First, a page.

Refueling in Salida

We left Sargents the next day to the skies a deep blue hue only Coloradans have become accustomed to. It just so happens that my lovely wife was doing business in Salida at the exact same time so we thought it would only make sense to have a pizza and beer with her and her coworkers. We thoroughly filled up on pizza and even strapped a few on the back of the bike for later. We of course stopped off at the local bike shops, one of which was welcoming and wanted to talk shop and the other… well, wasn’t Absolute Bikes. We got some good beta on the route out of town, said goodbye to the friends and continued North. The stretch out of town ended up being very slow going and steep, which made for a great time setting up camp randomly on the side of the trail precisely when we didn’t feel like pedaling another stroke. 

Once my favorite town of Salida was behind us, we set our sights on Hartsel and Como. The trail nearer to the Hartsel area was something out of the show Breaking Bad. That is one place in Colorado I can’t quite figure out. Random parcels of land with single wide trailers scattered about for miles… in the middle of nowhere. There is a fine line between solitude and seclusion. Hartsel offered up some decent chili, chicken fingers and coke. The market next door resupplied us with all the high calorie goodies we could handle and some more water for the road. After countless miles of washboard dirt roads and undercarriage wrecking terrain, it was nice to finally make it to the area around Como. We could feel the temperature and atmosphere change the closer we got to town.

Fresh water?

When we arrived we set out to find the schoolhouse, we knew that we could sleep in the back of the building per the owner’s permission. We couldn’t find a flat spot to lay the tarp down so we opted for the side of the schoolhouse next to some of our favorite childhood toys, the swings! Shortly after arriving we saw a man coming towards us with an extension cord and a smile. He informed us that it was his schoolhouse that he bought years ago for something like $500 from his grandma. The house he currently lived in was bought for something like $100. Needless to say, housing cost in the area have gone up a bit since then.  We knew going into town that there was no potable water so we filled up at a firehouse just outside of town. Well Jason, the owner, came up to inform us that not only were there pit toilets for us cyclists, but he just installed a new pump for the well and wanted to plug it in for us! We thanked him graciously and listened to some great stories of him working in Antarctica as a diesel engine mechanic, fascinating guy. He was just another person on the route that reached out to us and wanted to help and show their true Colorado spirit. These types of people were plentiful along the route and made me proud to be a honorary Coloradan.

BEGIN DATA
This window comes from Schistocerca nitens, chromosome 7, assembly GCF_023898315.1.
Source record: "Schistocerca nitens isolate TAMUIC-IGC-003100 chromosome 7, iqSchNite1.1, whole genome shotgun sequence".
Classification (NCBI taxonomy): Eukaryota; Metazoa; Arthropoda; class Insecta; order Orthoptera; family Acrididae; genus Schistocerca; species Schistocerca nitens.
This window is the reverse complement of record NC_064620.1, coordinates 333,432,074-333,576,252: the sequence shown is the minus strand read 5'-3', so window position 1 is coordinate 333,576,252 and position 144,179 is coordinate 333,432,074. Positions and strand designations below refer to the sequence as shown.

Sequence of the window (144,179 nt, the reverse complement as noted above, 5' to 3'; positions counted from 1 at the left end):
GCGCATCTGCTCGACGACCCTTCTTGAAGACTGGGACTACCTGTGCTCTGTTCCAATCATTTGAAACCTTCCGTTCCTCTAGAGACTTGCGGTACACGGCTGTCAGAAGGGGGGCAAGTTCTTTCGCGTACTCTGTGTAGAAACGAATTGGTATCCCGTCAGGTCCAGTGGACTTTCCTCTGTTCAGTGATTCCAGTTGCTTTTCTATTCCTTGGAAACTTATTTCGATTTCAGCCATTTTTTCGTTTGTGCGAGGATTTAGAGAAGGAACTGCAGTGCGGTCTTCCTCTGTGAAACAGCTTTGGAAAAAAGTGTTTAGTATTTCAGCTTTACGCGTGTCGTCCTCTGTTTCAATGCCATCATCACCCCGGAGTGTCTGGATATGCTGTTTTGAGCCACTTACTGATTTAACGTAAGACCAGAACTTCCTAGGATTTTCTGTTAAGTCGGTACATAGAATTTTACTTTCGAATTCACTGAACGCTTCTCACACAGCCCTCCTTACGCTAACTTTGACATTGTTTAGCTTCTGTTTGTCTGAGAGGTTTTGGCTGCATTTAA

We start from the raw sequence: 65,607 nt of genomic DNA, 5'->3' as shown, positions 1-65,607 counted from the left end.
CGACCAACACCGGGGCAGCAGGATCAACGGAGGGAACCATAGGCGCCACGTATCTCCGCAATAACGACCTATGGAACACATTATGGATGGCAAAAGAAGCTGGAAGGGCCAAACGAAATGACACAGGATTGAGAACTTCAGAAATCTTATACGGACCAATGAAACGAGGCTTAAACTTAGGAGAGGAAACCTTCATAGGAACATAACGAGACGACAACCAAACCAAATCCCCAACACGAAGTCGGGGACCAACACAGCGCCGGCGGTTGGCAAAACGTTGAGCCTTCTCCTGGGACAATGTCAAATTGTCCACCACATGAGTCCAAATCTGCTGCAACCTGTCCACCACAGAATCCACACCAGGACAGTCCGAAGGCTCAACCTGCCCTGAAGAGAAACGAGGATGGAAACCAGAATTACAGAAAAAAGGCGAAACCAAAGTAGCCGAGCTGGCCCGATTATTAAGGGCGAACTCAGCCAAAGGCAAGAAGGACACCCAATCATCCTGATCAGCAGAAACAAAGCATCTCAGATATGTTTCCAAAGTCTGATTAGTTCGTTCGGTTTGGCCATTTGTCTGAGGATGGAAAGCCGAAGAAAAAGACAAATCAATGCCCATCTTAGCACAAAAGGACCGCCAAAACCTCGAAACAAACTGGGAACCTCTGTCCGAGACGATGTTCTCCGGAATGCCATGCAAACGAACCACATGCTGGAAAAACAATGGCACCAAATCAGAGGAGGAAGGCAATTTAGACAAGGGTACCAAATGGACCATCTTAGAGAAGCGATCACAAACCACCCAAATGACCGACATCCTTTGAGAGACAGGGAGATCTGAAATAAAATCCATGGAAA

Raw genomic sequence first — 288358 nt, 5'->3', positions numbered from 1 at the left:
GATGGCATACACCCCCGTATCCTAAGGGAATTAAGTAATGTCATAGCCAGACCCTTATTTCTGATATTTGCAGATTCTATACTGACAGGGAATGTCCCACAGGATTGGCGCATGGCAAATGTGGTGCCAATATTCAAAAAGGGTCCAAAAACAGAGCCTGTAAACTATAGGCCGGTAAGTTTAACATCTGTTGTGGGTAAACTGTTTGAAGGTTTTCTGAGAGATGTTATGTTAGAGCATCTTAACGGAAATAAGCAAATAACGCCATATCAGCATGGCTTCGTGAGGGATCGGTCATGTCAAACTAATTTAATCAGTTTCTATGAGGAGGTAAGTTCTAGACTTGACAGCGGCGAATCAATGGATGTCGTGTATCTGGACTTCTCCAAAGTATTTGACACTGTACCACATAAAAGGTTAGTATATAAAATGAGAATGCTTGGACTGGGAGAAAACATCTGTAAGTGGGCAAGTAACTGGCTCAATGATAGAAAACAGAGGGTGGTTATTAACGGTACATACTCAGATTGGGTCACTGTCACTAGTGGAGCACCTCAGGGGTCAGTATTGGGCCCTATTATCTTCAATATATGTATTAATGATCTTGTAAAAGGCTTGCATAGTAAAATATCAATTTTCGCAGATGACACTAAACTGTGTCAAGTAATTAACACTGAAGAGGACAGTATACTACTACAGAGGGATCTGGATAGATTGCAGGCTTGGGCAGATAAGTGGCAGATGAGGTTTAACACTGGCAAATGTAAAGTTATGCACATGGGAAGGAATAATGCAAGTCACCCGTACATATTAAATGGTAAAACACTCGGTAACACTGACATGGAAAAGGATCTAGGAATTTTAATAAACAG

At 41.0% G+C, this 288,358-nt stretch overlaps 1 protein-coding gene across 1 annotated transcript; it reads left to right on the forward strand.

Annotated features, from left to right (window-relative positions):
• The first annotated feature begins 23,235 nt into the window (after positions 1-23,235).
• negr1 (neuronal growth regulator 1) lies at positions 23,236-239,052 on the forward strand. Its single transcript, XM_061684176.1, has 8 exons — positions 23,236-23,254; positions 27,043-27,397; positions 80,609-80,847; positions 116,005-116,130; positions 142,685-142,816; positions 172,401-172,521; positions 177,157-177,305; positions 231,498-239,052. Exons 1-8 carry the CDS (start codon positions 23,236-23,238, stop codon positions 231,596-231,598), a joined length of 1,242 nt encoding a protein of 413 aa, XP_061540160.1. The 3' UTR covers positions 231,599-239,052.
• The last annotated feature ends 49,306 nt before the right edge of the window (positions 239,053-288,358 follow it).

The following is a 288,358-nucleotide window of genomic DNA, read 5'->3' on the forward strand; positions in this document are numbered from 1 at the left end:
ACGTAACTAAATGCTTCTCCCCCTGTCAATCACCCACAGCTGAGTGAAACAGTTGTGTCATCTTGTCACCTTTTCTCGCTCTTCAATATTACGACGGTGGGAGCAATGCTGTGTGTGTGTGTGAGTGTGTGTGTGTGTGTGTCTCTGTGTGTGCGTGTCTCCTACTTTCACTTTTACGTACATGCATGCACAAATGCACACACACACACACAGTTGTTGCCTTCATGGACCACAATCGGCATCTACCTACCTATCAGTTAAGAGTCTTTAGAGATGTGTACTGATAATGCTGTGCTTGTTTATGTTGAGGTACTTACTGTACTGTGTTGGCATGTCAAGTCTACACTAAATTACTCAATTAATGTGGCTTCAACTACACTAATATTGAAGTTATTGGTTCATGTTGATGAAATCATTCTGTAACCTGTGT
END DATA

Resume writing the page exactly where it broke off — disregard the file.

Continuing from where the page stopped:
Old Schoolhouse
Section House and Ken's Cabin
Day 4
Miles: 55.2

Moving Average 8.6mph

Stopped Time: 5:56

Day 5
Miles: 67.6

Moving Average 9.8mph

Stopped Time: 5:12

Day 6
Miles: 86.7

Moving Average 10.6mph

Stopped Time: 4:33

Day 6 started off with a nice mellow climb towards Boreas Pass just outside of Breckenridge. We stopped for a moment to take a picture of the Section House and Ken’s Cabin and proceeded downhill to the town of Breck. There, we grabbed some lunch, visited a couple bike shops and headed out of town. We rode the beautiful bike path past the Colorado Trail and towards Silverthorne. In Silverthorne we loaded up a ton of food and water and shot slightly downhill to the start of the climb to Ute Pass. This climb kicked my butt and had Jason waiting at the top for a bit for me to catch up. After some snacks and a photo, we aimed our bikes down and started ripping towards Kremmling. We knew we wouldn’t make it all the way there so we just kept pedaling until near dark and again set up camp randomly on the side of the trail. We awoke the next day to the realization that we were locked into a field and missed the signs on the way in saying no bikes allowed. We felt like jerks but lifted our heavy bikes over the barbed wire fence on the way out. No harm no foul I guess. We pedalled through Colorado River country, pass the popular Pumphouse put-in, up and over Lynx Pass and found another nice little spot on the side of the trail to sleep. This time making sure we weren’t going to get locked in. The spot we picked just so happened to have a piece of plywood on a tree stump, so we dined like kings on ramen off of our beautiful dining room table. 

Hanging out at Ute Pass outside of Silverthorne
Near Burtchers Grave
Firefighter in Steamboat Springs, CO
Routt National Forest